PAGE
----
ESIM Chemicals has its headquarters at the Linz Chemical Park, one of the biggest industrial districts on the Danube. With two business units, this Austrian company specialises in the production of chemicals for the agricultural sector (excluding synthesis products) and in the manufacturing of so-called intermediates. Of the latter, basic intermediates play a key role. They include products made from maleic anhydride (MAN). The maleic acid required for this is produced from n-butane. In turn, an integral part of MAN production is the manufacture of fumaric acid. Both MAN and fumaric acid are basic ingredients in high-grade chemical intermediates with a variety of applications. Fumaric acid is used as a component in numerous chemical processes, for example, as an intermediate for paints and lacquers, or as an acidifying agent in the food-processing industry. It is also one of the standard raw materials for animal feed formulas – primarily as an additive in breeding and fattening.
In the Chemical Park at Linz, ESIM Chemicals conduct their large-scale fumaric acid production (copyright: ESIM Chemicals).
The challenge: process availability
Maleic and fumaric acid production runs as a continuous process at ESIM. If the filter breaks down, this has consequences for the whole plant. It is not without reason that filters rank as a classic bottleneck for the complete process. ESIM Chemicals has always relied on a Funda filter in this process. A filter pack with 28 disc filters, each one metre in diameter, performs a crucial task. But the management system at ESIM Chemicals, highly focussed on cost control, has long since identified the Funda filter as a major cost driver. Over the years, unsatisfactory process reliability, not to mention high maintenance expenditure, has led to diverse optimisation measures. The external apparatus was completely exchanged, the lower shaft sealing straightened and the container optimised. But this brought with it an increasing load on fumaric acid production at ESIM Chemicals. While, for years, the typical lifecycle of the filter had been three to four months, it shortened further and further until finally achieving a negative record lifespan of just three weeks. In some cases, quality control established the presence of activated carbon in the next stage of the process. Responsible members of staff monitored the correct operation by testing for clouded filtrate at the filter. Whenever the filtration results were bad, the filter had to be taken apart and the filter pack replaced. This led not only to a downtime of several hours but also to additional costs for man hours and materials. Neither replacing the Funda filter with another apparatus nor procuring a second filter was a feasible option because of the very confined space conditions in the production hall.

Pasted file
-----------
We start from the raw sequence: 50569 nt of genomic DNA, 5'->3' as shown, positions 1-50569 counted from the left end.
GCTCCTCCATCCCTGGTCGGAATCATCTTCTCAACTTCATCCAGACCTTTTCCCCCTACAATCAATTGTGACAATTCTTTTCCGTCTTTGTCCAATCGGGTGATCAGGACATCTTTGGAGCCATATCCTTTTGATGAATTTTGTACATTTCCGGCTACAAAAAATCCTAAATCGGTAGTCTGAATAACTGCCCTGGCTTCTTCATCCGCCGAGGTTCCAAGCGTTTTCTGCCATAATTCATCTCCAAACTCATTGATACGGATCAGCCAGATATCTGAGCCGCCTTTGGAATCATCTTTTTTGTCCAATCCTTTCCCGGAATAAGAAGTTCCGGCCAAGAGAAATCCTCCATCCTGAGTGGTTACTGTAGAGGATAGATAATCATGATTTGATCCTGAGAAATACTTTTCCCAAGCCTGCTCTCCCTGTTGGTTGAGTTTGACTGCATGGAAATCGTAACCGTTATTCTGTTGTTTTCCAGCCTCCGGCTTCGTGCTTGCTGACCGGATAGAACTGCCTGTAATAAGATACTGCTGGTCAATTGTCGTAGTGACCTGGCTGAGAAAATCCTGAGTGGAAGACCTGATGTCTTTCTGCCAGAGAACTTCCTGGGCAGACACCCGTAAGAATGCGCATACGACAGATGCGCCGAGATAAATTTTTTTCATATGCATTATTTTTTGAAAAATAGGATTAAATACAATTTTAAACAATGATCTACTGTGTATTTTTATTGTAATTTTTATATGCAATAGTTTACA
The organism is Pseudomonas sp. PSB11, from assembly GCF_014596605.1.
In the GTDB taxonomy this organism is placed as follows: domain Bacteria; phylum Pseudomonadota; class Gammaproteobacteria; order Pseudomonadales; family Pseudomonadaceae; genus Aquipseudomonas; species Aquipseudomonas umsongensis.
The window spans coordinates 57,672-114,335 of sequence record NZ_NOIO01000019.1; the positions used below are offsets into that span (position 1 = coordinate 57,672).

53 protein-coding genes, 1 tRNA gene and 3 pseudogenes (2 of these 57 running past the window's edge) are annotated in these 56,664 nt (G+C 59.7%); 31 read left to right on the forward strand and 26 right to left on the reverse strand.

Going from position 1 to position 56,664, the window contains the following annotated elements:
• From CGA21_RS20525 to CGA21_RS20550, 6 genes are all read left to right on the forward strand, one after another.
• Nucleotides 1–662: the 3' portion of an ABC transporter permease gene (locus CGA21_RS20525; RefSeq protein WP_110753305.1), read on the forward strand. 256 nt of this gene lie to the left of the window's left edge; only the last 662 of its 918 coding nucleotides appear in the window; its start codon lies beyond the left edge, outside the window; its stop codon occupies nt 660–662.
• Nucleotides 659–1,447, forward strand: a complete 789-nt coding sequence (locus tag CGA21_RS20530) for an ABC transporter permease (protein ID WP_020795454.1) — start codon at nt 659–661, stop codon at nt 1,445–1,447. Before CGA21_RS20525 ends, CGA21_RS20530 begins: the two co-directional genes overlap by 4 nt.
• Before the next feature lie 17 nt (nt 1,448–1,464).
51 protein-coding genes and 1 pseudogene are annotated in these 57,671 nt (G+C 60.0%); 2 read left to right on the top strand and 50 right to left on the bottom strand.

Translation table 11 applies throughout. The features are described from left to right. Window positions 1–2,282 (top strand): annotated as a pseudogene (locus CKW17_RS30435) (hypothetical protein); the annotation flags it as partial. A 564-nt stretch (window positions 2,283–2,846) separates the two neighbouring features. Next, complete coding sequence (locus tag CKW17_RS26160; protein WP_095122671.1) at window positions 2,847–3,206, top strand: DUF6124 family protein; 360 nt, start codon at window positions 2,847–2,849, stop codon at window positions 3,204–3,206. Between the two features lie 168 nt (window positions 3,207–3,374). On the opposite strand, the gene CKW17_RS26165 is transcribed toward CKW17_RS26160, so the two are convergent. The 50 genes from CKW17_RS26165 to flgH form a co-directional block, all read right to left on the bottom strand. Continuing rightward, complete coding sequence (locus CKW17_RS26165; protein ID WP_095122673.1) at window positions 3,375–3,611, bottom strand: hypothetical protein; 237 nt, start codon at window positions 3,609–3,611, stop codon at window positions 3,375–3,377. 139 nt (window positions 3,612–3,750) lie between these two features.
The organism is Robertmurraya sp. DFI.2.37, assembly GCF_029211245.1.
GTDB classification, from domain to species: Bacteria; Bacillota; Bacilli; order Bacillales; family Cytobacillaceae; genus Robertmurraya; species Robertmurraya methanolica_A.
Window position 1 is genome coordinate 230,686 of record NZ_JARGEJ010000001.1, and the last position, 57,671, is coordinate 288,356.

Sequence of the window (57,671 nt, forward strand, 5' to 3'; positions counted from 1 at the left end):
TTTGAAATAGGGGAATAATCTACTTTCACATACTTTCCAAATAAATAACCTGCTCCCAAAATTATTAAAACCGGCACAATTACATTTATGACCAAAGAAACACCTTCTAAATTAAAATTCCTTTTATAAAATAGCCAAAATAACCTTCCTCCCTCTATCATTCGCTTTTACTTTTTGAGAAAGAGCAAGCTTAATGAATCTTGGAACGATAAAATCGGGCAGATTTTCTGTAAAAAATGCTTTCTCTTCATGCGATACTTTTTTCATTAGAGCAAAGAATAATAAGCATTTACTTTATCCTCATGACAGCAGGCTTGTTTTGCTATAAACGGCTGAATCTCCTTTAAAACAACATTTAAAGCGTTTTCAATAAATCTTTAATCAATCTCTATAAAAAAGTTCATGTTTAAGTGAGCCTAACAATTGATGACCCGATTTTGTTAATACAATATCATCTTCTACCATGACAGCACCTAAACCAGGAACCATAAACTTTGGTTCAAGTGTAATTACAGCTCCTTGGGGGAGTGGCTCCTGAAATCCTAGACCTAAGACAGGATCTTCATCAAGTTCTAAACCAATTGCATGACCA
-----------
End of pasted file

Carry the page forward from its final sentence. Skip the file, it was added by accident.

An ideal combination of process engineering and filter mesh